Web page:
with Fiat (FIA.MI). The Italian automaker will own a large stake in
Chrysler and run the operations as it comes out of Chapter 11
bankruptcy. "Could be that when Fiat and Fiat-inspired vehicles begin
showing up in the showrooms, young people get drawn in out of
curiosity," says independent marketing consultant Dennis Keene. "That's
what happened when New Beetle showed up at Volkswagen stores—that car
sold a lot of Jettas and Passats because the Beetle got people to the door."
Another wild card that could work in the favor of U.S. carmakers is
Barack Obama. The new President has already talked more about the U.S.
auto industry in three months than the last two Presidents in their
collective 16 years, and he is invested heavily in the success of the
restructuring of the companies.
"A year or two of Obama emphasizing the restructured GM and Chrysler,
which he has staked his reputation and taxpayer money on, and you could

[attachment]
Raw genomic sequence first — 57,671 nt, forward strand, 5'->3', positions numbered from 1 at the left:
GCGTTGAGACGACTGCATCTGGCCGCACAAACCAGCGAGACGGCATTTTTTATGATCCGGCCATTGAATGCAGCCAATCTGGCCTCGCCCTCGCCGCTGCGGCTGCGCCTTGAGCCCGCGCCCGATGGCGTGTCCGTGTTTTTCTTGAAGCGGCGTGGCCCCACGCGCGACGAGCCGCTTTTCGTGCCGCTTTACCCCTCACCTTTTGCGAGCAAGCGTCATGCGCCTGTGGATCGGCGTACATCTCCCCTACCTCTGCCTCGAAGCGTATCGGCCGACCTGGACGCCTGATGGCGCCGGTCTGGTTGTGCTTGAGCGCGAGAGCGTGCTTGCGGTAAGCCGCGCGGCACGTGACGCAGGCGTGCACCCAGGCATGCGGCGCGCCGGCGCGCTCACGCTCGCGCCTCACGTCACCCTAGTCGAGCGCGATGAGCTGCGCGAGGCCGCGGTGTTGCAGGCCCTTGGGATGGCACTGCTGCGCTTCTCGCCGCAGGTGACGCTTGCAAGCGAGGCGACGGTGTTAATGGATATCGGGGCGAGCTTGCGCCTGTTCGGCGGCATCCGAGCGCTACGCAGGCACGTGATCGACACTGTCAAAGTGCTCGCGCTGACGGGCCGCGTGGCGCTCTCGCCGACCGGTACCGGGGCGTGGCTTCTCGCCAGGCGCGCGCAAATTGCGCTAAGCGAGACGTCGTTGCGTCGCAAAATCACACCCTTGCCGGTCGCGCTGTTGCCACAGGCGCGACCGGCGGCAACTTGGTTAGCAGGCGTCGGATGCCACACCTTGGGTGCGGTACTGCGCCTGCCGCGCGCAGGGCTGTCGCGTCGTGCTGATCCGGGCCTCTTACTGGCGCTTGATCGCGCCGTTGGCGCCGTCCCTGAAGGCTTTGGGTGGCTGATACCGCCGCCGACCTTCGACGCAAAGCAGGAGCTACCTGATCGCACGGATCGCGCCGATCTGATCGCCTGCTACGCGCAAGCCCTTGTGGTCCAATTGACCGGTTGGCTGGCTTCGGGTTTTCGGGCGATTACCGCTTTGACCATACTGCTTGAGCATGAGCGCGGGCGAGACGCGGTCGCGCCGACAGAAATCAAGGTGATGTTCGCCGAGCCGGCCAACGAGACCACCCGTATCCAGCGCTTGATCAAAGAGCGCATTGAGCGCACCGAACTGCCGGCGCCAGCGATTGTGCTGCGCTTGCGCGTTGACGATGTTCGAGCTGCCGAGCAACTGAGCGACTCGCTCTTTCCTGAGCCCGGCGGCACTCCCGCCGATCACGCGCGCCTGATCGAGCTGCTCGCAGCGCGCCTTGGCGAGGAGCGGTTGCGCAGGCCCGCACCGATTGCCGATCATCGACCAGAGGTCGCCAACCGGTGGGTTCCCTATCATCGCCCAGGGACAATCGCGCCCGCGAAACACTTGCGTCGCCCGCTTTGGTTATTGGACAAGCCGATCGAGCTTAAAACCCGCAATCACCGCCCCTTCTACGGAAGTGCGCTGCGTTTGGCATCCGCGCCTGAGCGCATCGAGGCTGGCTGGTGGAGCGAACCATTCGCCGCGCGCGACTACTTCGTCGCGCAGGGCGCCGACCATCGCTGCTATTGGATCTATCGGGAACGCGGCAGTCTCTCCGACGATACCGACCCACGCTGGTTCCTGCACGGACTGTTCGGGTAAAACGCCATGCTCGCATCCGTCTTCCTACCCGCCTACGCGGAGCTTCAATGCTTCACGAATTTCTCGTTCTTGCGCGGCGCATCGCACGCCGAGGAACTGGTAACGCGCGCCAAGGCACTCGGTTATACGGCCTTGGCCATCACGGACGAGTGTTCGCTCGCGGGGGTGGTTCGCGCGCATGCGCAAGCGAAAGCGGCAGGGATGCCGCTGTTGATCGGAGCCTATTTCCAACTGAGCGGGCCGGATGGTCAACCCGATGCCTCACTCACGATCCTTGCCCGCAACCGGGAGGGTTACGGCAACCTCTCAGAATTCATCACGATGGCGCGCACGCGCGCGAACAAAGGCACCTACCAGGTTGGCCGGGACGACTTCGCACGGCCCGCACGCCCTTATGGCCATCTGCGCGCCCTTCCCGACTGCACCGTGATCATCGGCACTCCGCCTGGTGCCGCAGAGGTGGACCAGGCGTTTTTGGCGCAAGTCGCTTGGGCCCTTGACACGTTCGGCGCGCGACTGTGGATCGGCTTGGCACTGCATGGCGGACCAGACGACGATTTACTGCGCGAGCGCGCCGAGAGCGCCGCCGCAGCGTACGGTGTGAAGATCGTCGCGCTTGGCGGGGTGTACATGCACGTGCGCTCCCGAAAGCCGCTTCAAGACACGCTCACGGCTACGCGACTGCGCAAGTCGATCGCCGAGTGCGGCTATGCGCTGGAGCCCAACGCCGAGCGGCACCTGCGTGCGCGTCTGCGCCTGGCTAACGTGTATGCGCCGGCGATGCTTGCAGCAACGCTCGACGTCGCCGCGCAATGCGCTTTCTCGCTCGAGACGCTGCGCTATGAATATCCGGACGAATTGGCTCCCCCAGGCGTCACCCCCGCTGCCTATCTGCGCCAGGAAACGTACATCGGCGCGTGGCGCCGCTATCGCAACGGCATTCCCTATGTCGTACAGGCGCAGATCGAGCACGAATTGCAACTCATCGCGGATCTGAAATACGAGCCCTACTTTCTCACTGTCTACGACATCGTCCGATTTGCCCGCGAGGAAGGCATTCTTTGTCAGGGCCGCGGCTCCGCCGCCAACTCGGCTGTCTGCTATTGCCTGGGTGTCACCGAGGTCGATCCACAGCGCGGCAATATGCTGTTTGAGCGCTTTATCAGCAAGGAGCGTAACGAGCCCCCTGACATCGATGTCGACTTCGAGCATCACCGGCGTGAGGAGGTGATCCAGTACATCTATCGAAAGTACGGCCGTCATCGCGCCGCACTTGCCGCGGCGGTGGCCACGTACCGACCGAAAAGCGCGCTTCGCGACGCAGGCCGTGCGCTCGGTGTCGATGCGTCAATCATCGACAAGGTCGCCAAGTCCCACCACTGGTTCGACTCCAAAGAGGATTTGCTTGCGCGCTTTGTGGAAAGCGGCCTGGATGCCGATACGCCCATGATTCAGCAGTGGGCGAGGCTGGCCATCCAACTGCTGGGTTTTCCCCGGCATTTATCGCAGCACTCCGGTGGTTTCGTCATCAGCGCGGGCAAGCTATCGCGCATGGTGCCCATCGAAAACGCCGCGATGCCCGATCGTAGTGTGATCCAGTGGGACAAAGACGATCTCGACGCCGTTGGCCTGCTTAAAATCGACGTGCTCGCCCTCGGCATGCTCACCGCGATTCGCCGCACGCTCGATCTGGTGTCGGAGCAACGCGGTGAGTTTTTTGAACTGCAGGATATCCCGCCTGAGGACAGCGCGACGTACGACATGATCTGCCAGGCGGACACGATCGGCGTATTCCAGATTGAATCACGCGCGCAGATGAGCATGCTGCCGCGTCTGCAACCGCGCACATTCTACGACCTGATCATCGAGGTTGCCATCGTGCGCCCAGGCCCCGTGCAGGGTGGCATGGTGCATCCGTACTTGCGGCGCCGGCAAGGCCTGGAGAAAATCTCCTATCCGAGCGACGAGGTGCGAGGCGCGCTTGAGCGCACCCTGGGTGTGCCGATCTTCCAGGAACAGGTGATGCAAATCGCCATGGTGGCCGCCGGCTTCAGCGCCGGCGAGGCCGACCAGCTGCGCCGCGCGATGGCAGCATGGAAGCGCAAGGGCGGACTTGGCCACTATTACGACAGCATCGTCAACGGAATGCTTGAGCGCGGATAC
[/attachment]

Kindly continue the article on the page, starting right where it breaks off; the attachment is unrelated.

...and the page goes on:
start to see Gen Y take a lot more interest in these brands and looking
at them in a new light," says Keene. Chrysler executives have already
been playing that card. "President Obama thinks the new Chrysler is a
good investment, and he is putting more than $4 billion into it," said
Chrysler Vice-Chairman James Press when discussing the automaker's sales.
An Obama commitment to cheerlead the industry could help not only with
younger buyers but also in certain geographic regions. GM, Ford, and
Chrysler have very small shares of the passenger-car market in
California, the Boston-Washington corridor, and Southeastern states.